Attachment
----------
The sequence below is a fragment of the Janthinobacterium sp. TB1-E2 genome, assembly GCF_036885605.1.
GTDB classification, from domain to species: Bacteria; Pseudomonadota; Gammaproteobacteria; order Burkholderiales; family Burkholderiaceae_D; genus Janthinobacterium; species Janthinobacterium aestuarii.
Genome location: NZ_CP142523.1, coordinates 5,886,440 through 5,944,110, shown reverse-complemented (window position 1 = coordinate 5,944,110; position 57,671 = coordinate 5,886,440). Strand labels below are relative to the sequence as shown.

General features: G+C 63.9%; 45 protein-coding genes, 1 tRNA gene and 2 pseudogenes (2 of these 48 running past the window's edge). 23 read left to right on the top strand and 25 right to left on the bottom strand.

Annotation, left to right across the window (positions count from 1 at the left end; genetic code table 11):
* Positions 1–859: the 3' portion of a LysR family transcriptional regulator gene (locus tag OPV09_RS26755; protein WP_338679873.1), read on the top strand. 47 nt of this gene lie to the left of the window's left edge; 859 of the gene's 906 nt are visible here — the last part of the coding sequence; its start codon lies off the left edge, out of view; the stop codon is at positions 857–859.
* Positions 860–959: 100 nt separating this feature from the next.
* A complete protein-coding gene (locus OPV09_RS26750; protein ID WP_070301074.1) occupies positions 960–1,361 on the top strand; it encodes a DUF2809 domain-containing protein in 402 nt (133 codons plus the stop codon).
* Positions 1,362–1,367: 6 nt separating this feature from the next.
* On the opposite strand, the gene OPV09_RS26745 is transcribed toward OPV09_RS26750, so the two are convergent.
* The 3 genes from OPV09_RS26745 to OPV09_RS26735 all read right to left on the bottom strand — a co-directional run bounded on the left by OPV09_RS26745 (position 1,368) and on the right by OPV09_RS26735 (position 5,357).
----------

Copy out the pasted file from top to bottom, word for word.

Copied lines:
The sequence below is a fragment of the Janthinobacterium sp. TB1-E2 genome, assembly GCF_036885605.1.
GTDB classification, from domain to species: Bacteria; Pseudomonadota; Gammaproteobacteria; order Burkholderiales; family Burkholderiaceae_D; genus Janthinobacterium; species Janthinobacterium aestuarii.
Genome location: NZ_CP142523.1, coordinates 5,886,440 through 5,944,110, shown reverse-complemented (window position 1 = coordinate 5,944,110; position 57,671 = coordinate 5,886,440). Strand labels below are relative to the sequence as shown.

General features: G+C 63.9%; 45 protein-coding genes, 1 tRNA gene and 2 pseudogenes (2 of these 48 running past the window's edge). 23 read left to right on the top strand and 25 right to left on the bottom strand.

Annotation, left to right across the window (positions count from 1 at the left end; genetic code table 11):
* Positions 1–859: the 3' portion of a LysR family transcriptional regulator gene (locus tag OPV09_RS26755; protein WP_338679873.1), read on the top strand. 47 nt of this gene lie to the left of the window's left edge; 859 of the gene's 906 nt are visible here — the last part of the coding sequence; its start codon lies off the left edge, out of view; the stop codon is at positions 857–859.
* Positions 860–959: 100 nt separating this feature from the next.
* A complete protein-coding gene (locus OPV09_RS26750; protein ID WP_070301074.1) occupies positions 960–1,361 on the top strand; it encodes a DUF2809 domain-containing protein in 402 nt (133 codons plus the stop codon).
* Positions 1,362–1,367: 6 nt separating this feature from the next.
* On the opposite strand, the gene OPV09_RS26745 is transcribed toward OPV09_RS26750, so the two are convergent.
* The 3 genes from OPV09_RS26745 to OPV09_RS26735 all read right to left on the bottom strand — a co-directional run bounded on the left by OPV09_RS26745 (position 1,368) and on the right by OPV09_RS26735 (position 5,357).